Redbird Promises To Make Everyone In Your Business A Data Analyst

Shame on the hard-pressed data engineers, says New York-based start-up Redbird, which just announced a $7.6 million seed funding round to help them out. The money will help the company continue to improve its data analytics operating system — and support growth at a company whose revenue has grown ninefold since early 2021.

Why do data engineers need to be rescued? The problem, explains Redbird co-founder and CEO Erin Tavgac, is that they’re chronically underserved and terribly overworked. “We live in a world where companies are being told that every decision should be data-driven, and where the amount of data is growing exponentially,” says Tavgac. “But most companies experience the same frustrations.”

One problem is that automation hasn’t happened — by some estimates, more than $1 trillion is spent on manual data-related tasks each year, and Tavgac believes two-thirds of that work really should be automated. A second difficulty is fragmentation – in their quest to get maximum value from data, companies routinely buy four or five different data tools that don’t work together.

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The biggest problem of all, however, is the magnitude of the task facing data engineers given their limited numbers. “In the companies we work with, it’s fairly typical that for every data engineer there’s a 100 commercial employee ratio,” notes Tavgac. “It’s a recipe for disaster.”

The combined effect of these issues is that people in roles like marketing, sales, finance, and more are looking for support that data engineering teams can’t provide in a timely manner. The promise of data and analytics is smarter, faster decision making—a promise that is undermined when requests for a specific data project take weeks or months to complete.

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Redbird’s solution is an operating system that not only provides a full suite of far more automated data services – from acquisition to wrangling to modeling and reporting – but also offers an easy-to-use interface that doesn’t require special engineering skills to use . The idea is that analysts in business functions should be able to manage many of their own data projects – all they have to do is point and click – and give data engineers time to assist them with more complex or technical tasks.

It’s a win-win solution, Tavgac says. “There will be many people in the industry who know exactly what they want from a data project and will be able to use Redbird to get it without being at the mercy of their understaffed data engineering teams be,” he says. “Likewise, the data team will have the time and space to collaborate and be creative together – to work with the business to build the data solutions it needs.”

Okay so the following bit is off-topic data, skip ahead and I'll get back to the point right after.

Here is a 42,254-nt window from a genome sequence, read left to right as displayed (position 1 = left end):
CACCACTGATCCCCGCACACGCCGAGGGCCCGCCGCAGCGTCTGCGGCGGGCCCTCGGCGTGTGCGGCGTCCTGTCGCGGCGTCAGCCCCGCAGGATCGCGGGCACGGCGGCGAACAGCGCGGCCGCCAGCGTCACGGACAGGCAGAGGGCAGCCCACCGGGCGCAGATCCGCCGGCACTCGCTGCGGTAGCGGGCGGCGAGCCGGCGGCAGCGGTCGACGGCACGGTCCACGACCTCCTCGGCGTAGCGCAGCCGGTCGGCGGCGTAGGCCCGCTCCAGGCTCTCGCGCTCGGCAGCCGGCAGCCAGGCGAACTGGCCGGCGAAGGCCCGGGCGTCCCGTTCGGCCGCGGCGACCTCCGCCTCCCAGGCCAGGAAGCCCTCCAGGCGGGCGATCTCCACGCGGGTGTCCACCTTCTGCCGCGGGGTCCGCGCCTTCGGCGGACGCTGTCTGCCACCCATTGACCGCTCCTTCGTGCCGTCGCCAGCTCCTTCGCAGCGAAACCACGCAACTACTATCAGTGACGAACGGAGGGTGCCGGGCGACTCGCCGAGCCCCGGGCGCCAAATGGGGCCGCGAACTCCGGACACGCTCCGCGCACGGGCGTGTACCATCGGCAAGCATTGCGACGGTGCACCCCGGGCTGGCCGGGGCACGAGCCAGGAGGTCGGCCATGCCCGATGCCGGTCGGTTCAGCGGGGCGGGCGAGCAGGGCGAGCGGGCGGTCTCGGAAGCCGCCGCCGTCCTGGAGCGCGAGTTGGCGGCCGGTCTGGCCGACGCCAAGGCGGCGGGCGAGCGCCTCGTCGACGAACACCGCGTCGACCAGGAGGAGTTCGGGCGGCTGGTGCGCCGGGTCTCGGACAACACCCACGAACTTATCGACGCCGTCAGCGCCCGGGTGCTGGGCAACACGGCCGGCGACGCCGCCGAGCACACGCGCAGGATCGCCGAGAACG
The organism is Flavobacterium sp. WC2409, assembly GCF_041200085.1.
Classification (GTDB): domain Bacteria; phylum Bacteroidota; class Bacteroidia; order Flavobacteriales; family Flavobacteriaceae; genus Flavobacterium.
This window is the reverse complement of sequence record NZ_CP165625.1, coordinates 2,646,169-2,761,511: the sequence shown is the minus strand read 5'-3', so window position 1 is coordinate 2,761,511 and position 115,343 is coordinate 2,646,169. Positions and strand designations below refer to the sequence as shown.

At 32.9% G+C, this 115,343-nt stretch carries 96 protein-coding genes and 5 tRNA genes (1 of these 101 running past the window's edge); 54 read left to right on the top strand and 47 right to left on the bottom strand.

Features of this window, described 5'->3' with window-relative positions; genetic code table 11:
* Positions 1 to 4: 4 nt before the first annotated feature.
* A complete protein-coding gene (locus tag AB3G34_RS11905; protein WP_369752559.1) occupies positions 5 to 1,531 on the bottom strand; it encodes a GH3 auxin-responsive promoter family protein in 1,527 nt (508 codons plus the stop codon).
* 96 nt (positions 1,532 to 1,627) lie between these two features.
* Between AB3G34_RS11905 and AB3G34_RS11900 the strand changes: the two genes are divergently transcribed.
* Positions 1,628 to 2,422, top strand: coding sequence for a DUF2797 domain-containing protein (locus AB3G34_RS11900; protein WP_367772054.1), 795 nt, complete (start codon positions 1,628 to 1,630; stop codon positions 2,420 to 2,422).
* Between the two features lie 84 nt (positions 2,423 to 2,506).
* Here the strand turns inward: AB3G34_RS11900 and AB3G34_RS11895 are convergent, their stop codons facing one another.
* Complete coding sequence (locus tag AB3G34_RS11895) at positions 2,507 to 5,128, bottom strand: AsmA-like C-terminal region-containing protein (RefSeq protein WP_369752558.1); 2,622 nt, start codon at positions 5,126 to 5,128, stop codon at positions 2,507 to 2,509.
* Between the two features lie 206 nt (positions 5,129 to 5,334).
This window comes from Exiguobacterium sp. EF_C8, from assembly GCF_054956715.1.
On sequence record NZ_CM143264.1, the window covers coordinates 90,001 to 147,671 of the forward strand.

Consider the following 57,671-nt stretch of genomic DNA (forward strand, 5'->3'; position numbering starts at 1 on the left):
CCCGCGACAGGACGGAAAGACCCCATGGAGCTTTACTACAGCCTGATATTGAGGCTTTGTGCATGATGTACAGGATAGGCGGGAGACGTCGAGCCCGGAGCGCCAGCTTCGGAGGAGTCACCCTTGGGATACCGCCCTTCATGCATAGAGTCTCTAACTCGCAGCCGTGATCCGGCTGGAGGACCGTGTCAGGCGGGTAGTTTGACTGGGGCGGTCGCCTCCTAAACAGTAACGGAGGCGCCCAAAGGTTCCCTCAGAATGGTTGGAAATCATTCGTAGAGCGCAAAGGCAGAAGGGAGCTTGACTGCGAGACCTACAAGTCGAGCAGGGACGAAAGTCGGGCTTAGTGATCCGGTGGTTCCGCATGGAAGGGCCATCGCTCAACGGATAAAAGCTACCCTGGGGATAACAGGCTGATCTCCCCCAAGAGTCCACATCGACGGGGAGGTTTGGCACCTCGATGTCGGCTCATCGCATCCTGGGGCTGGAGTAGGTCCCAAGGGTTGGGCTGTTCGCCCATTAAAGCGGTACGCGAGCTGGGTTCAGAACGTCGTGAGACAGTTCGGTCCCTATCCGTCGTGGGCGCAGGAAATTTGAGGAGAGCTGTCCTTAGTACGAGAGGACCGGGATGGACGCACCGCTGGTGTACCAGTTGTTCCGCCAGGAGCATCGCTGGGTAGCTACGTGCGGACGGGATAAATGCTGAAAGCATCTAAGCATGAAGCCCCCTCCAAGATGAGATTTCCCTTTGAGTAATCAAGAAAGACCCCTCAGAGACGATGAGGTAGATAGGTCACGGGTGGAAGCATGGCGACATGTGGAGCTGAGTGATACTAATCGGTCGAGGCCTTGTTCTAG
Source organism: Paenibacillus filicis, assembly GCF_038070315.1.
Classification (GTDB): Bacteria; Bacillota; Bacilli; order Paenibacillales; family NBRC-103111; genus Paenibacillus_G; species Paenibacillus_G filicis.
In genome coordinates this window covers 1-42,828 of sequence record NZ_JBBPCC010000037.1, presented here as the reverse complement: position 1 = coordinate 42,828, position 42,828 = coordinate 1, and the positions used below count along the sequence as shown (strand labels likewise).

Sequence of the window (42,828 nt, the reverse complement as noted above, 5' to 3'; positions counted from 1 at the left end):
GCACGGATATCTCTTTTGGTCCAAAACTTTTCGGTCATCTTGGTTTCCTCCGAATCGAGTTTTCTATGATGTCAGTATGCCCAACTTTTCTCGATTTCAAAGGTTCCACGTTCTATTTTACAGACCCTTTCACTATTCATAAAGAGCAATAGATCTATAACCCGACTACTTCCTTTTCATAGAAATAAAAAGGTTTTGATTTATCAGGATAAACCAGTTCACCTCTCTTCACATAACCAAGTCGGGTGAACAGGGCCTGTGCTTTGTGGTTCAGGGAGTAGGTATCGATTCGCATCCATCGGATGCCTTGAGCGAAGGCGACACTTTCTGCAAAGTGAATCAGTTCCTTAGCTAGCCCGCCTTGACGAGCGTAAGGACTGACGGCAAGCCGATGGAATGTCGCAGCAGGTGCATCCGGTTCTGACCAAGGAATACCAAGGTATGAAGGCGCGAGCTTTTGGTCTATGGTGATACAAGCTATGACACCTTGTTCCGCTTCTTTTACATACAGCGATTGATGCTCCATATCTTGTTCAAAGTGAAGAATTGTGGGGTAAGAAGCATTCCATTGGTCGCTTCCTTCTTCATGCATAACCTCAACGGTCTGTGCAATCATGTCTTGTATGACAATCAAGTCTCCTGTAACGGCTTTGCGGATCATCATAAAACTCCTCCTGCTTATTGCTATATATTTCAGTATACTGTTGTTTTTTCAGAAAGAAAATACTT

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The analogy he draws is to the early days of computing, before simple, user-friendly operating systems made PCs usable for everyone; those without specialized coding could not take advantage of the new technology. So Redbird is the data analysis equivalent of Microsoft Windows on an Apple OS; it aims to bring much more functionality within the reach of everyday users, while still offering more complex features to specialists.

Tavgac, who co-founded the company with his brother Deren Tavgac, who now serves as Redbird’s COO, believes Redbird will evolve as these foundational technologies have changed over time. He expects to be able to offer voice-controlled commands, for example, so users don’t even have to touch a keyboard to organize data projects. He believes that third-party application providers will eventually want to offer tools through the platform.

This is for the future, but customers are already signing up for Redbird as is. The company, which started commercially less than two years ago, is already in the black and is generating seven-figure sales. Unlike many other companies in the start-up space, Redbird is targeting larger companies — typically with sales in excess of $1 billion — where Tagvac believes its biggest frustration is felt with data.

The Company’s seed round has the potential to accelerate its growth trajectory and product development. The oversubscribed round was led by multi-stage investment firm B Capital, with participation from Y Combinator, Thomson Reuters Ventures, Alumni Ventures and Soma Capital, along with several other funds and angel investors. “We believe Redbird will become a mission-critical platform for companies to manage complex data workflows,” said Karen Page, general partner at B Capital.

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